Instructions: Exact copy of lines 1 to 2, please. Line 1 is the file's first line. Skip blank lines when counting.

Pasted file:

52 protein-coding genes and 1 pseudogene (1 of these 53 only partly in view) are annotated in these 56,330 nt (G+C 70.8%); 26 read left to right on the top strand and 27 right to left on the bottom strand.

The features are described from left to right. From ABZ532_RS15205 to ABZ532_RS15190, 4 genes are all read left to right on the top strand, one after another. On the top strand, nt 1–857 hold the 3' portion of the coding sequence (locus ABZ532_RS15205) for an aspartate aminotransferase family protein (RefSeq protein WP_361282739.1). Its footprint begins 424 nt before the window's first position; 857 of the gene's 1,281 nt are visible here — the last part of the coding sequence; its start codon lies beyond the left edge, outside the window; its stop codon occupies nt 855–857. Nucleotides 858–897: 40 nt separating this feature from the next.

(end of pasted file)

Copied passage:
52 protein-coding genes and 1 pseudogene (1 of these 53 only partly in view) are annotated in these 56,330 nt (G+C 70.8%); 26 read left to right on the top strand and 27 right to left on the bottom strand.

The features are described from left to right. From ABZ532_RS15205 to ABZ532_RS15190, 4 genes are all read left to right on the top strand, one after another. On the top strand, nt 1–857 hold the 3' portion of the coding sequence (locus ABZ532_RS15205) for an aspartate aminotransferase family protein (RefSeq protein WP_361282739.1). Its footprint begins 424 nt before the window's first position; 857 of the gene's 1,281 nt are visible here — the last part of the coding sequence; its start codon lies beyond the left edge, outside the window; its stop codon occupies nt 855–857. Nucleotides 858–897: 40 nt separating this feature from the next.